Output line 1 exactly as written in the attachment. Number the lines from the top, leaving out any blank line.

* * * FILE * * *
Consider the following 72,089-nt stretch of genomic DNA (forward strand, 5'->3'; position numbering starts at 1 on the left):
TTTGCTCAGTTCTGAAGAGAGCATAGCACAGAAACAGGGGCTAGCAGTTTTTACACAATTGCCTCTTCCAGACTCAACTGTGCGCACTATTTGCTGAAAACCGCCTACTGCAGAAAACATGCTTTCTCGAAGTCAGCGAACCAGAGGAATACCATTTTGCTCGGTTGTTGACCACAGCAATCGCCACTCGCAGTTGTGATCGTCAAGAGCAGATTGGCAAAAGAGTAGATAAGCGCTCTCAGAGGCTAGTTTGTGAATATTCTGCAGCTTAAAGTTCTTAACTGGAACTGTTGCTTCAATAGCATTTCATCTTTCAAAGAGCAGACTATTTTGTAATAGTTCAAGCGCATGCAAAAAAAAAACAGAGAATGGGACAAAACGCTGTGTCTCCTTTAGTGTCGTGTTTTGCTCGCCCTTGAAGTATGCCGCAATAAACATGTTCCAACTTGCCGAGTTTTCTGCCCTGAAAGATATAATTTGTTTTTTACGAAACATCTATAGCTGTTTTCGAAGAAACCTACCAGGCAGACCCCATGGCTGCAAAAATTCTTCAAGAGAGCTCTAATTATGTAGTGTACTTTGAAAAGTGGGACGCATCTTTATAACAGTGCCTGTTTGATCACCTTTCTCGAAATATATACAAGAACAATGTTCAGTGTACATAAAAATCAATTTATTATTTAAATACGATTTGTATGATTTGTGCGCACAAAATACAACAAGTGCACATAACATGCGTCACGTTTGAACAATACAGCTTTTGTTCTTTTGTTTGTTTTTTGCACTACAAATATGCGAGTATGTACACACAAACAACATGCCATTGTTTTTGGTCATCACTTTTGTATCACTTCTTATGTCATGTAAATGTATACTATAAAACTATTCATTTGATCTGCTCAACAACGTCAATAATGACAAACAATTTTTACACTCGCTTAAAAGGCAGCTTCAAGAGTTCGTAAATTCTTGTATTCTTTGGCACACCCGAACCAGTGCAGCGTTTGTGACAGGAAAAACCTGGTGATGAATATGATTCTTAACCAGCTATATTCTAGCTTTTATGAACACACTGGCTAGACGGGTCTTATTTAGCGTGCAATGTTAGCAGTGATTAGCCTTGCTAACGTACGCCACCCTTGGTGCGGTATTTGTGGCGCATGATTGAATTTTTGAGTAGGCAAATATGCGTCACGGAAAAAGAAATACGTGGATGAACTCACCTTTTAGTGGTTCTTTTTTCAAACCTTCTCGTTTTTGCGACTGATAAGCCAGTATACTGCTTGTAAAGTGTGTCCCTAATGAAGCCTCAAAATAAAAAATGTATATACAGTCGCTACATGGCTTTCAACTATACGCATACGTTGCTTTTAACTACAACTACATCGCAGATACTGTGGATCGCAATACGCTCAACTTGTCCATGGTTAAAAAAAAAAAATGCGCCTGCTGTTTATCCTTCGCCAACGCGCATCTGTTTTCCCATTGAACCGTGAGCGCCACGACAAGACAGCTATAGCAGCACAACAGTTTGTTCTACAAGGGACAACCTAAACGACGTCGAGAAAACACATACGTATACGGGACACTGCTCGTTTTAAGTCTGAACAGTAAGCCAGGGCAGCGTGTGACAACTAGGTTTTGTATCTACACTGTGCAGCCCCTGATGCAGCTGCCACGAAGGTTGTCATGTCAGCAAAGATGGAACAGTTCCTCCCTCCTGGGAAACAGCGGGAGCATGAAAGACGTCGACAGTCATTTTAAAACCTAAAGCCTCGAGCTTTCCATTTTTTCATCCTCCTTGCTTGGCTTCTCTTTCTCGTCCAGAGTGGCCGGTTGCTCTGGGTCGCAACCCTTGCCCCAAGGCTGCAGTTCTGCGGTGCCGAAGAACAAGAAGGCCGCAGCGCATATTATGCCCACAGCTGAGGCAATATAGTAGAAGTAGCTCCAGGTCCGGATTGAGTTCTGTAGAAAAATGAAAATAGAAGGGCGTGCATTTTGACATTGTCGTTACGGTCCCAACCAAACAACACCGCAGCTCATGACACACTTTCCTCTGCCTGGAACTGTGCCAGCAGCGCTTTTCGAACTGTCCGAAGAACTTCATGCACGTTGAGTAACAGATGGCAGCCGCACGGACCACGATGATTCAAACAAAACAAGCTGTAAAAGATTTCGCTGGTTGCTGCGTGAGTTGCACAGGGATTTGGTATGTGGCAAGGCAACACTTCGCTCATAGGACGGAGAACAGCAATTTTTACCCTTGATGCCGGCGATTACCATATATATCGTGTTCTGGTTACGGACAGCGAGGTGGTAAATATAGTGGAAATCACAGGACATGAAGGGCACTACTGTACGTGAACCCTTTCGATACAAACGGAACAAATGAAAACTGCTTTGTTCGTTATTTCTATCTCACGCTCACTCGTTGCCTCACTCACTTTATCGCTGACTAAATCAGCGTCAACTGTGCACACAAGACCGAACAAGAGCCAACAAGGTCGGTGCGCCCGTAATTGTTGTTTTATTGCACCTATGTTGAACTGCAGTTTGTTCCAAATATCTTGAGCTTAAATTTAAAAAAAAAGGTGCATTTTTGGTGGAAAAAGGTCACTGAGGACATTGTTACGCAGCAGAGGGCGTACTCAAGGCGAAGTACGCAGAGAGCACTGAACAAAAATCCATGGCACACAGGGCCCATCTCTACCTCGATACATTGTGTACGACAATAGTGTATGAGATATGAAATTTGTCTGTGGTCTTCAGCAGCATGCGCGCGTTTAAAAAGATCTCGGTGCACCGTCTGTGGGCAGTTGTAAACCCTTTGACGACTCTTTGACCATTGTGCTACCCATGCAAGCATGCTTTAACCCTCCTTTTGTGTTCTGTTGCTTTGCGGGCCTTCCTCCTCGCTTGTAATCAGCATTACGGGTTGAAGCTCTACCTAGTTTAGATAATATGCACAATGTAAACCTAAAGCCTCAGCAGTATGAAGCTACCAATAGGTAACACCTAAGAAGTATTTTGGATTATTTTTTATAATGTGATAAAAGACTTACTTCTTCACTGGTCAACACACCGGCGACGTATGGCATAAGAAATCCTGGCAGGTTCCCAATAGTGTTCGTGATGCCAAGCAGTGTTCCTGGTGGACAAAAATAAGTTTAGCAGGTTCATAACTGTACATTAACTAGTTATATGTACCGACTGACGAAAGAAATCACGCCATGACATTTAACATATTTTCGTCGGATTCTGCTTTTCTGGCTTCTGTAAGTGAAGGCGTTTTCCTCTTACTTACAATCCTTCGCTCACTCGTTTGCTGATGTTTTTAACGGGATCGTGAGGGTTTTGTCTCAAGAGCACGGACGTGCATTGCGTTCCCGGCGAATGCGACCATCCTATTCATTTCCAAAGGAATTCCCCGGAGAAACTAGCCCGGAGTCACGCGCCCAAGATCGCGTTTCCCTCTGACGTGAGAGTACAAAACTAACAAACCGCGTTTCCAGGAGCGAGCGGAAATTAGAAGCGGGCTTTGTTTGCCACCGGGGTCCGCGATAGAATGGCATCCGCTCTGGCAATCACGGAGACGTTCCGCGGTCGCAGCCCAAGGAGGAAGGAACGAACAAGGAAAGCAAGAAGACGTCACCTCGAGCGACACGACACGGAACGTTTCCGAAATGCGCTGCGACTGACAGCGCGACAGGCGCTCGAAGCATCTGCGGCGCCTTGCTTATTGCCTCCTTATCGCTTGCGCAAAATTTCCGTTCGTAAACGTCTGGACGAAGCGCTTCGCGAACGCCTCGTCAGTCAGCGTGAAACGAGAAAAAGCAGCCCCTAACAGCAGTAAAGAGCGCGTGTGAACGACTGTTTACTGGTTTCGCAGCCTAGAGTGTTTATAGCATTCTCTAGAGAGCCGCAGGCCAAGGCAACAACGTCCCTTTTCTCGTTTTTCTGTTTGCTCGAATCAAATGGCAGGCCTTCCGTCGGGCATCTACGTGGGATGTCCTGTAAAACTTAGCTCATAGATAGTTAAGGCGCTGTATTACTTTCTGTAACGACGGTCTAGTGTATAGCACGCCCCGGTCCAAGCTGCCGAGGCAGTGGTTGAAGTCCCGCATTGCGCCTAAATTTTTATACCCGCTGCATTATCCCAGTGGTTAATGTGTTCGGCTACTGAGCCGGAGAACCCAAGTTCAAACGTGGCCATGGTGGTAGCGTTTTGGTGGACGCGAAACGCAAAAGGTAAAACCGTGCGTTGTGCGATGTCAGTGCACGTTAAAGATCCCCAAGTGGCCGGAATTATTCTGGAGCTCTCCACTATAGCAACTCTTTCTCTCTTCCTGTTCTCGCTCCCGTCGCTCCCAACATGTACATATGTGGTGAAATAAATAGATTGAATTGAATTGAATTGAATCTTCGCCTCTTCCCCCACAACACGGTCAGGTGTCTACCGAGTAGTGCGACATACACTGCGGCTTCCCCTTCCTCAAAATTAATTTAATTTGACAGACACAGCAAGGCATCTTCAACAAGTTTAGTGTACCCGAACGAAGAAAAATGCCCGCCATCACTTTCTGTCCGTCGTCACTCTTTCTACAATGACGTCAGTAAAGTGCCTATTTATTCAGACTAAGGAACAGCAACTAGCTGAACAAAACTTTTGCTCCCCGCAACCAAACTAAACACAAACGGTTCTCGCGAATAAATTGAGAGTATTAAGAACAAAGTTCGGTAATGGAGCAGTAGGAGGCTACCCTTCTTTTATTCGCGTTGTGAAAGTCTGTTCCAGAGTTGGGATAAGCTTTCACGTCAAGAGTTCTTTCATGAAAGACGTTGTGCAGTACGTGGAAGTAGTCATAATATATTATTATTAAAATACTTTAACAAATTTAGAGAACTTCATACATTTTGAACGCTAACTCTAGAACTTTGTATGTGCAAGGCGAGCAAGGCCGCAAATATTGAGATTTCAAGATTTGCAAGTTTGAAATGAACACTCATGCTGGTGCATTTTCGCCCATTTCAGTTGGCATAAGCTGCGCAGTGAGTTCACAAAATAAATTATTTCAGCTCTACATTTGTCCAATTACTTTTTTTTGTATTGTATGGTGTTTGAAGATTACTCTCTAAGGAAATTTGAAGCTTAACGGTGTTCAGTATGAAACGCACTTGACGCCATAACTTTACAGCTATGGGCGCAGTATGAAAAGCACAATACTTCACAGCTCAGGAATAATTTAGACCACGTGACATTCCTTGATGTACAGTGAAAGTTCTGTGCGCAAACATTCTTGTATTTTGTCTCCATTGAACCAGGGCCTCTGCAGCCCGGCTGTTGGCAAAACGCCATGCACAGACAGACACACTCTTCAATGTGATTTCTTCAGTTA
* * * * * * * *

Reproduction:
Consider the following 72,089-nt stretch of genomic DNA (forward strand, 5'->3'; position numbering starts at 1 on the left):